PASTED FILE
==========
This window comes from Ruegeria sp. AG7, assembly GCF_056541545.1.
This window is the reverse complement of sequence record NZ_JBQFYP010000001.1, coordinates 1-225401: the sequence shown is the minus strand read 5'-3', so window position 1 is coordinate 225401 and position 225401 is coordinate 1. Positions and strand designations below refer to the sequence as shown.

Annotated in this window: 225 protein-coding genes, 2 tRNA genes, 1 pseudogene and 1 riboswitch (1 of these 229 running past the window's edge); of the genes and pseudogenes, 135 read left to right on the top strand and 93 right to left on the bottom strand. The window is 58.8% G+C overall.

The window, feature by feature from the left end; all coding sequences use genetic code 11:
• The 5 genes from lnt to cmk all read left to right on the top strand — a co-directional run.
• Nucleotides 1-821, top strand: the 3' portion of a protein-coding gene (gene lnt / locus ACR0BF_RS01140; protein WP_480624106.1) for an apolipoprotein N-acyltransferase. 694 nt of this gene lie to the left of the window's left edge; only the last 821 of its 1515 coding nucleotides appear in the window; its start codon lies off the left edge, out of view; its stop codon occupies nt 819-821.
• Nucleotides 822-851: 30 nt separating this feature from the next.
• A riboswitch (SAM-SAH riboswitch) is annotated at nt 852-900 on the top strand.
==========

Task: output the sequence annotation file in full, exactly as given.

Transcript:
This window comes from Ruegeria sp. AG7, assembly GCF_056541545.1.
This window is the reverse complement of sequence record NZ_JBQFYP010000001.1, coordinates 1-225401: the sequence shown is the minus strand read 5'-3', so window position 1 is coordinate 225401 and position 225401 is coordinate 1. Positions and strand designations below refer to the sequence as shown.

Annotated in this window: 225 protein-coding genes, 2 tRNA genes, 1 pseudogene and 1 riboswitch (1 of these 229 running past the window's edge); of the genes and pseudogenes, 135 read left to right on the top strand and 93 right to left on the bottom strand. The window is 58.8% G+C overall.

The window, feature by feature from the left end; all coding sequences use genetic code 11:
• The 5 genes from lnt to cmk all read left to right on the top strand — a co-directional run.
• Nucleotides 1-821, top strand: the 3' portion of a protein-coding gene (gene lnt / locus ACR0BF_RS01140; protein WP_480624106.1) for an apolipoprotein N-acyltransferase. 694 nt of this gene lie to the left of the window's left edge; only the last 821 of its 1515 coding nucleotides appear in the window; its start codon lies off the left edge, out of view; its stop codon occupies nt 819-821.
• Nucleotides 822-851: 30 nt separating this feature from the next.
• A riboswitch (SAM-SAH riboswitch) is annotated at nt 852-900 on the top strand.